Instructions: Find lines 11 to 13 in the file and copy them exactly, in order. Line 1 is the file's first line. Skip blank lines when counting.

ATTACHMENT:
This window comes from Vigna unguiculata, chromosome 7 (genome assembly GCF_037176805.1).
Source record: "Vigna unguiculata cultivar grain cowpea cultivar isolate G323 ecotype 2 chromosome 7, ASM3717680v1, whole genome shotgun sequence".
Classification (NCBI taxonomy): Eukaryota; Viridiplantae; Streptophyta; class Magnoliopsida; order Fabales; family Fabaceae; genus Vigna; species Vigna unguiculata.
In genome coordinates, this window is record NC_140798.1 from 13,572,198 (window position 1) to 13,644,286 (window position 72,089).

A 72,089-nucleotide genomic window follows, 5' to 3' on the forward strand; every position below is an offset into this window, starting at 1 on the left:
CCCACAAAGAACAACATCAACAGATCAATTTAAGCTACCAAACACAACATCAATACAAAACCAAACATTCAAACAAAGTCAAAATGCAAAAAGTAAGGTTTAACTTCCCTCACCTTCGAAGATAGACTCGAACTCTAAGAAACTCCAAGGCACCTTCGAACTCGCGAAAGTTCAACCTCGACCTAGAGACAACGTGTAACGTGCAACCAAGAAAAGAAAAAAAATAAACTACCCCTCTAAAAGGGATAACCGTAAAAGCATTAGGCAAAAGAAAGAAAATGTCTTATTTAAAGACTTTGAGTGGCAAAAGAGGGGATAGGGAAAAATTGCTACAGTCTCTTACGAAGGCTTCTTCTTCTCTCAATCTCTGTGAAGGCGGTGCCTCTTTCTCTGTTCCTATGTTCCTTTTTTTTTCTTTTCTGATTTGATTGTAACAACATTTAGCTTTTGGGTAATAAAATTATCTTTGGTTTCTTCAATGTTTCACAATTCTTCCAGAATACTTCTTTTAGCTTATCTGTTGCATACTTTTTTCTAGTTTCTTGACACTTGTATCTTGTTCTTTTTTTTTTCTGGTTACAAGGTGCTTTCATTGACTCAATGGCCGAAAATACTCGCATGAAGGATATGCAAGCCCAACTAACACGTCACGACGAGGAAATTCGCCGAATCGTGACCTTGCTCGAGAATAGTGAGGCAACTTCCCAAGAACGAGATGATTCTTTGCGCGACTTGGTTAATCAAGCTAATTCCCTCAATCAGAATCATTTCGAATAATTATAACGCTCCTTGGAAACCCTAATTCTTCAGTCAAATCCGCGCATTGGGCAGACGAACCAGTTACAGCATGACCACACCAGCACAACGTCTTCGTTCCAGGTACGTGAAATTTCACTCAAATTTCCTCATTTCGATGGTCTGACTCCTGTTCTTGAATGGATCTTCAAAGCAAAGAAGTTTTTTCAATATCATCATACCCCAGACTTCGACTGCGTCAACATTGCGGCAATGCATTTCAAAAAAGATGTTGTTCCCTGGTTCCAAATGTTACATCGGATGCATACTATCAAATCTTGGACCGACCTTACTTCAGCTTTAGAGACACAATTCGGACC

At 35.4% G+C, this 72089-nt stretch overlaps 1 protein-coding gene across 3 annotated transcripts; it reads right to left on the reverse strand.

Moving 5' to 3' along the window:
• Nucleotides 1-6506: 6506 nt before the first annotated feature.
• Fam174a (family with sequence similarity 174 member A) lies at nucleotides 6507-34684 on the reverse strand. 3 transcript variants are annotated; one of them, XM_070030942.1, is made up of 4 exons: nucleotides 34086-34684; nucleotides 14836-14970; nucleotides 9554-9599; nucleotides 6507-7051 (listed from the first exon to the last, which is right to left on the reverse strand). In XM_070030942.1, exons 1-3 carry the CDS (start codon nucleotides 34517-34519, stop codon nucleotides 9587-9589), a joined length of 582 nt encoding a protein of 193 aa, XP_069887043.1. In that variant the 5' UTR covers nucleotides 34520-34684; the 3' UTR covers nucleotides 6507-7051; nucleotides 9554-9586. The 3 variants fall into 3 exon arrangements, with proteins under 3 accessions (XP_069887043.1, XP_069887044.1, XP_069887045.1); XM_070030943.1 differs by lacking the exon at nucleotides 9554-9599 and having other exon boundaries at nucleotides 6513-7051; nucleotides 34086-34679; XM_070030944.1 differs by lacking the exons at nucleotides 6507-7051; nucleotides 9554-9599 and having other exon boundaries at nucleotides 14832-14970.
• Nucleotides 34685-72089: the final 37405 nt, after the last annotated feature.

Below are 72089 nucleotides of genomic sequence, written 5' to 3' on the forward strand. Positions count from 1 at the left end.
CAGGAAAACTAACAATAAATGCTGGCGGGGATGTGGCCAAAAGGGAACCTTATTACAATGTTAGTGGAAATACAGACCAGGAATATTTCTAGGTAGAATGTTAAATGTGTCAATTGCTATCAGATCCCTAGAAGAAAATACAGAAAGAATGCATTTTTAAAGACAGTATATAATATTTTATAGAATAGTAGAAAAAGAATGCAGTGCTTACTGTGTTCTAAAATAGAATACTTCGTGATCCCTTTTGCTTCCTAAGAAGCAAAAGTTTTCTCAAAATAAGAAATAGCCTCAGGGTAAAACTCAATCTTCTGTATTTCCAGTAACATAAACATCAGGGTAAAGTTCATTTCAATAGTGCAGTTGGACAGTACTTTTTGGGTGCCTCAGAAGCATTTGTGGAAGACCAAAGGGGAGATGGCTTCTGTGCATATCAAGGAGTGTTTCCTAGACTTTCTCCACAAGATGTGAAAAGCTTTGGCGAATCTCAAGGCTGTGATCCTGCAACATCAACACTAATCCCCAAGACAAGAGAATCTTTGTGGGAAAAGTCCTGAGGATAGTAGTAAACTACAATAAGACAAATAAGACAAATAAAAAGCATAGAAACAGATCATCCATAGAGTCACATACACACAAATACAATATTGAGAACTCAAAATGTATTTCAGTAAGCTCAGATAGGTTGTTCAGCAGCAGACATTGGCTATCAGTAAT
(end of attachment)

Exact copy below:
• Nucleotides 34685-72089: the final 37405 nt, after the last annotated feature.

Below are 72089 nucleotides of genomic sequence, written 5' to 3' on the forward strand. Positions count from 1 at the left end.
CAGGAAAACTAACAATAAATGCTGGCGGGGATGTGGCCAAAAGGGAACCTTATTACAATGTTAGTGGAAATACAGACCAGGAATATTTCTAGGTAGAATGTTAAATGTGTCAATTGCTATCAGATCCCTAGAAGAAAATACAGAAAGAATGCATTTTTAAAGACAGTATATAATATTTTATAGAATAGTAGAAAAAGAATGCAGTGCTTACTGTGTTCTAAAATAGAATACTTCGTGATCCCTTTTGCTTCCTAAGAAGCAAAAGTTTTCTCAAAATAAGAAATAGCCTCAGGGTAAAACTCAATCTTCTGTATTTCCAGTAACATAAACATCAGGGTAAAGTTCATTTCAATAGTGCAGTTGGACAGTACTTTTTGGGTGCCTCAGAAGCATTTGTGGAAGACCAAAGGGGAGATGGCTTCTGTGCATATCAAGGAGTGTTTCCTAGACTTTCTCCACAAGATGTGAAAAGCTTTGGCGAATCTCAAGGCTGTGATCCTGCAACATCAACACTAATCCCCAAGACAAGAGAATCTTTGTGGGAAAAGTCCTGAGGATAGTAGTAAACTACAATAAGACAAATAAGACAAATAAAAAGCATAGAAACAGATCATCCATAGAGTCACATACACACAAATACAATATTGAGAACTCAAAATGTATTTCAGTAAGCTCAGATAGGTTGTTCAGCAGCAGACATTGGCTATCAGTAAT